-REVIEW : of Catcher in the Rye : Old Holden's plight with morons :  'The Catcher in the Rye' summed up, '01-style : Sunday, July 15, 2001 - Editor's note: Monday marks the 50th anniversary of the publishing of J.D. Salinger's seminal coming-of-age story, "The Catcher in the Rye." Here is a fictional review from the perspective of a young, intelligent reader who can identify with Holden Caulfield and his style, but being - like all teenagers - a different person altogether, not with all of Holden's reactions to life.  (Roger K. Miller, The Denver Post)
    -REVIEW: of In Search of J. D. Salinger By Ian Hamilton  (CHRISTOPHER LEHMANN-HAUPPT, NY Times)
    -REVIEW: of IN SEARCH OF J. D. SALINGER By Ian Hamilton (Mordecai Richler, NY Times Book Review)
    -REVIEW: Wilfrid Sheed: The Exile, NY Review of Books
       In Search of J.D. Salinger by Ian Hamilton
    -REVIEW: Steven Marcus: Seymour, NY Review of Books
       Raise High the Roof Beam, Carpenters by J.D. Salinger
    -ESSAY: SHOULD HOLDEN CAULFIELD READ THESE BOOKS? (Donald Barr, NY Times Book Review)
    -REVIEW : of Dream Catcher : A Memoir by Margaret Salinger  The Flight From Fortress Salinger : Margaret Salinger's memoir illuminates a few things about her father's life and work. (RON ROSENBAUM, NY Times)

If you like The Catcher in the Rye, try:

Kinsella, W. P.
    -Shoeless Joe

Bradford, Richard
    -Red Sky at Morning

Lee, Harper
    -To Kill a Mockingbird

McCammon, Robert
    -Boy's Life

Guest, Judith
    -Ordinary People

Musil, Robert
    -Young Torless

Noonan, David
    -Memoirs of a Caddy

Potok, Chaim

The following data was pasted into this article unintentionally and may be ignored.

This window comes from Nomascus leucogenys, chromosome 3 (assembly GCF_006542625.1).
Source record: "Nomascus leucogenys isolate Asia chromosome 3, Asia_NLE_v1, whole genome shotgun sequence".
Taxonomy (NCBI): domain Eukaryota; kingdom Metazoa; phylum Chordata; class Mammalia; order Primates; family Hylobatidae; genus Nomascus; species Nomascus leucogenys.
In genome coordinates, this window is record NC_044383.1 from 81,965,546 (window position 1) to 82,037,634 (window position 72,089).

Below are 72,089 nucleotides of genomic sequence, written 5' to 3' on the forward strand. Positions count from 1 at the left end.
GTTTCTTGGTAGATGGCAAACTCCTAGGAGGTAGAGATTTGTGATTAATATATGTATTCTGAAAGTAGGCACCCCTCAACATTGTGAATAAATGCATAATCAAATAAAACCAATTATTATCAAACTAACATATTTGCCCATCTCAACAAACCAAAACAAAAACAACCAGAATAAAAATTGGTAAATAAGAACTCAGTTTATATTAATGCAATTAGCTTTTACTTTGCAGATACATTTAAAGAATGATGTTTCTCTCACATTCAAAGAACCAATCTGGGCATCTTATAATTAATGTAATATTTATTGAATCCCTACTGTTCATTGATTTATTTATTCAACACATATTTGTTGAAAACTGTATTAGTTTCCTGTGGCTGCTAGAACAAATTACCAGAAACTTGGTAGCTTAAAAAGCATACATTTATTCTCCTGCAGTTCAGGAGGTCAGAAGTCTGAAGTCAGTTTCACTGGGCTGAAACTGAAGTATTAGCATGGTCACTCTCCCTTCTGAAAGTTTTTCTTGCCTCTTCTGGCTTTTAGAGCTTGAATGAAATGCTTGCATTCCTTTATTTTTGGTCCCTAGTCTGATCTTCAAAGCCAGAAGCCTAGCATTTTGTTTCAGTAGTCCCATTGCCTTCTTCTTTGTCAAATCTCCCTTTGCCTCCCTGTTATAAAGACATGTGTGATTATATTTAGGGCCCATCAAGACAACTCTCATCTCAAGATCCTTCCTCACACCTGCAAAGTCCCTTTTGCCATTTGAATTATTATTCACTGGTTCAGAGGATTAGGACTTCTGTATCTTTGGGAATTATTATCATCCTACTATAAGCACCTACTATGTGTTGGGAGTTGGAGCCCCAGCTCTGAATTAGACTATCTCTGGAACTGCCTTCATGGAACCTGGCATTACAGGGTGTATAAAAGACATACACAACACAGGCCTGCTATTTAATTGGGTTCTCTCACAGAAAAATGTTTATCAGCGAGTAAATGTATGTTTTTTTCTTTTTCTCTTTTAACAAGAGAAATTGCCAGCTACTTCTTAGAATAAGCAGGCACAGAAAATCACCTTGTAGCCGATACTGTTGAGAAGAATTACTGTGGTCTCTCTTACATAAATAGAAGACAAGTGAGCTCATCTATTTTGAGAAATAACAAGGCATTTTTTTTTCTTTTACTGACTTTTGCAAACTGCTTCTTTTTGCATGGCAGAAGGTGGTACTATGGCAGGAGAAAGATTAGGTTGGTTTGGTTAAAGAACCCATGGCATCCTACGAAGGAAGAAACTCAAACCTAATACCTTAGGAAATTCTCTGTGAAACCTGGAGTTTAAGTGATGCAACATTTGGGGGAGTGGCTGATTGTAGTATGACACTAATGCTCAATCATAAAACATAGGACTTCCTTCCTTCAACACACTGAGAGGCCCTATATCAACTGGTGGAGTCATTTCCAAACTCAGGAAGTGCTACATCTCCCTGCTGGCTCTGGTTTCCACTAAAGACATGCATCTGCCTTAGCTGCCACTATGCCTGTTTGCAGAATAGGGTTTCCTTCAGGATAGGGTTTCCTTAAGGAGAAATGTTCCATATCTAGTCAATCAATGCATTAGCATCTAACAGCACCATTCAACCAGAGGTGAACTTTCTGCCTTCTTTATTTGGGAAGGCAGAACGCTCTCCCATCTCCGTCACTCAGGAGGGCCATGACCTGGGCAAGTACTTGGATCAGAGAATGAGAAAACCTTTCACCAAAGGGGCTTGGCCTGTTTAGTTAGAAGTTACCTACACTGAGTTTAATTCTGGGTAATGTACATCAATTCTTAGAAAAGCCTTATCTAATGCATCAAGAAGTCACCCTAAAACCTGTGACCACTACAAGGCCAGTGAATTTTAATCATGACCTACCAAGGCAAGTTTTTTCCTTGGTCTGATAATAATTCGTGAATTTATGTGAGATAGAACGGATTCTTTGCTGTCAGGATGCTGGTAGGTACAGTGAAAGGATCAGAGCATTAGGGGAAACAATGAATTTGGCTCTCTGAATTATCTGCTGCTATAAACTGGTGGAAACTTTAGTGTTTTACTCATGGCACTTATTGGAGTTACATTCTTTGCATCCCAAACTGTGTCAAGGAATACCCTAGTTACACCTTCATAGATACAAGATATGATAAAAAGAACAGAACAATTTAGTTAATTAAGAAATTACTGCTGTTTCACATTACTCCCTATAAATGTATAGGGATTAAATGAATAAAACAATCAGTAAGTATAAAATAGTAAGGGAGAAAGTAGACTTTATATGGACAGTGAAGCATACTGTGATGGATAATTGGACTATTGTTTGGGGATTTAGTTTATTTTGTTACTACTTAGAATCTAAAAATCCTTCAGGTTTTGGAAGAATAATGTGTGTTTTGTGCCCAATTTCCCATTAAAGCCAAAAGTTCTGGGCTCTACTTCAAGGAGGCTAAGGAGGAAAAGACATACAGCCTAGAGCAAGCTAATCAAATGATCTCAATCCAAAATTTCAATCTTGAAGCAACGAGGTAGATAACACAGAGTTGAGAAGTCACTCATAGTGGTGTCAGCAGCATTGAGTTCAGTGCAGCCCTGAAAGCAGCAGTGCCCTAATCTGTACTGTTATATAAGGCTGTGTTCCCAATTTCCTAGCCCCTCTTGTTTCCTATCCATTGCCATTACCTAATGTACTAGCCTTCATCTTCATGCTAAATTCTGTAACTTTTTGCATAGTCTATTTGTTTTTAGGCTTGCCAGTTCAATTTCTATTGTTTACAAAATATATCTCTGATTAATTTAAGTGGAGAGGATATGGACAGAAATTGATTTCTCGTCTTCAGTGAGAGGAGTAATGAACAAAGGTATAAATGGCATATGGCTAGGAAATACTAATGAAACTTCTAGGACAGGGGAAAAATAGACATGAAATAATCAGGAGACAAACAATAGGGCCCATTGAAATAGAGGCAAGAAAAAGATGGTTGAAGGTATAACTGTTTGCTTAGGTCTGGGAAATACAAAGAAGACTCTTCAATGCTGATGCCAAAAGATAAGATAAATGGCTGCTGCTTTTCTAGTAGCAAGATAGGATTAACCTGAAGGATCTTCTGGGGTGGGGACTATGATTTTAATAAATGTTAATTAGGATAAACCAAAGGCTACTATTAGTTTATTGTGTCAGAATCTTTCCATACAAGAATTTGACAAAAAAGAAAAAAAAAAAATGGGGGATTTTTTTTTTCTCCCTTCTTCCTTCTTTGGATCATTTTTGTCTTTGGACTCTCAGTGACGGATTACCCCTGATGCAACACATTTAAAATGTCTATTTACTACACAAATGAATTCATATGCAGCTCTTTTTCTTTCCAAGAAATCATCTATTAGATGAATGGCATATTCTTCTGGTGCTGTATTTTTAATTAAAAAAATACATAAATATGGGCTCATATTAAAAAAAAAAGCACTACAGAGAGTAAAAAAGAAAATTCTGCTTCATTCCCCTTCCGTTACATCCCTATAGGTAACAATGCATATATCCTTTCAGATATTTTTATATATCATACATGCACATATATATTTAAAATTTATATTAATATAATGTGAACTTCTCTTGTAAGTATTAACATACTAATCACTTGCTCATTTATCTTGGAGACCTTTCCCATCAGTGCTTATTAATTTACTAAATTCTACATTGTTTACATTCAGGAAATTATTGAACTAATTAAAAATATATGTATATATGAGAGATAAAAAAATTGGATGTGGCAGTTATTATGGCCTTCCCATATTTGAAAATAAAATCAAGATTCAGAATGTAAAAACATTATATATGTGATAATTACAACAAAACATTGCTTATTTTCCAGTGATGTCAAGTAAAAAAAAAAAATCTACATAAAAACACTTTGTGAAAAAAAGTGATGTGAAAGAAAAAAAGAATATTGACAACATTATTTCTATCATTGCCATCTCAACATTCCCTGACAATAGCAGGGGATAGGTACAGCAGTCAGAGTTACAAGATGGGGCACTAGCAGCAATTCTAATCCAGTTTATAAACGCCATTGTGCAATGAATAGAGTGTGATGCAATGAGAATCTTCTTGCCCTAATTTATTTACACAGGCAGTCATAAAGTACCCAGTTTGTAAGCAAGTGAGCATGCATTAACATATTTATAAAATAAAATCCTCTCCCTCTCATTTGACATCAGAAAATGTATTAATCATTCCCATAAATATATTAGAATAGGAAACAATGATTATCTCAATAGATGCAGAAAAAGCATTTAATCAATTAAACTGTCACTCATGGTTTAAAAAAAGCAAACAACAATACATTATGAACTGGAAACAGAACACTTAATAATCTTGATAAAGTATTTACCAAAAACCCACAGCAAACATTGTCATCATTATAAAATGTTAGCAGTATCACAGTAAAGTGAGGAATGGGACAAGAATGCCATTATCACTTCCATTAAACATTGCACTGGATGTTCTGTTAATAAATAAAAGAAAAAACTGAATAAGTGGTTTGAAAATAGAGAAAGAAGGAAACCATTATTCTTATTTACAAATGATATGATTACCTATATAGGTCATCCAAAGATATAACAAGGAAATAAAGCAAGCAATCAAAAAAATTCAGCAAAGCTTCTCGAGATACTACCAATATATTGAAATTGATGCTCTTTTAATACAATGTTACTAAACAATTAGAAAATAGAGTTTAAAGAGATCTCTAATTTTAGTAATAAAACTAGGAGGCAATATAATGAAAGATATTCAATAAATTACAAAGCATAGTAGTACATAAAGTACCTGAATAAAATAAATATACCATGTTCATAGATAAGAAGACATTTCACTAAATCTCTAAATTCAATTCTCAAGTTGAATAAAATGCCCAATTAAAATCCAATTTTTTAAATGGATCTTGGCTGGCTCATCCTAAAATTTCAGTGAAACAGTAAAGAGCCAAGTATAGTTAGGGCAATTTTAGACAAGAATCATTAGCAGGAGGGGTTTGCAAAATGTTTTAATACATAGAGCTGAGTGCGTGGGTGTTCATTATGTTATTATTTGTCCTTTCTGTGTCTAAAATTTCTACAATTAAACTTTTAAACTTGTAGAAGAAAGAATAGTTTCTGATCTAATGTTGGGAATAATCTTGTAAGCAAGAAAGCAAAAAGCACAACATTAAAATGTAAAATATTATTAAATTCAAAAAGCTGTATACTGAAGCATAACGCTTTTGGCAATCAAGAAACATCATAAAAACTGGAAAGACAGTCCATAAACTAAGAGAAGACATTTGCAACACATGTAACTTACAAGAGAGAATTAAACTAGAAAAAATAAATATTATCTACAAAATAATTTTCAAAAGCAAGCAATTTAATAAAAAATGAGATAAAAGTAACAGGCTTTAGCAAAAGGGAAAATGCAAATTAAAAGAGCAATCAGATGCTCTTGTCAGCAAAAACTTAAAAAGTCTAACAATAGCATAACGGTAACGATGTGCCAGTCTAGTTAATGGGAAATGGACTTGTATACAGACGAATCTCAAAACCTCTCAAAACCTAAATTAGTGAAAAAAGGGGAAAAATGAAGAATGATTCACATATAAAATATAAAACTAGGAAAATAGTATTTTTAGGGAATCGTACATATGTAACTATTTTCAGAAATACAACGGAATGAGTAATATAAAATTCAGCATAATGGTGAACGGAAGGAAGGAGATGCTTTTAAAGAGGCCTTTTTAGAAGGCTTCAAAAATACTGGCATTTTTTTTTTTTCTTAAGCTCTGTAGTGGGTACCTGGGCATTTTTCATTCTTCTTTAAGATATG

-The Chosen

Wolff, Tobias
    -This Boy's Life: A Memoir

Hotchner, A. E.
    -King of the Hill

Comments:

i just finished readin the book and really it was a drag but i enjoyed it i mean i thought it was really interesting and i'd recommend it to my friends.

- Krystal

- Oct-08-2006, 20:16

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people always write how they like the book but out of all the books i've read i don't think it would come anywhere in my tops. infact i think it is somewhere near the bottom.

- ghetto squirral

- Oct-03-2005, 15:10

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This book was my favorite book. It was a great comming of age n=book that you just cant out down. I love this book and dont see how a person in this universe coulnt enjoy this book. It was an amazing novel.

- Tiffany

- Jun-22-2004, 18:08

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I enjoyed reading the Catcher and the Rye because it was a very enjoyable book for Children my age. It dealt more with the life of growing up as a teenager as opposed to the othere novels dealing with politics and other items that don't relate to a 17 year old. The only thing I didnt enjoy about the book was the ending. I thought it ended to suddnly leaving the reader in to much suspense. I would recomend this book to anyone especially teenagers because it might be one of few books they would enjoy.

- Rachel Prysiazny

- May-20-2004, 12:17

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I can't be the only one who hates this book. I must confess, have only read about 5 or 6 pages over the years, leafed through the rest of the book...and found it painfully artificial.One of the things that kept bugging me was the writer's constant use of "and all' in a feeble/awkward attempt to convince the reader that the protagonist is a teenager... Just way overrated. Major con-job--and I bet the writer knows it, too. Explains why he hasn't written anything in decades.

- K.A.

- Feb-13-2004, 08:47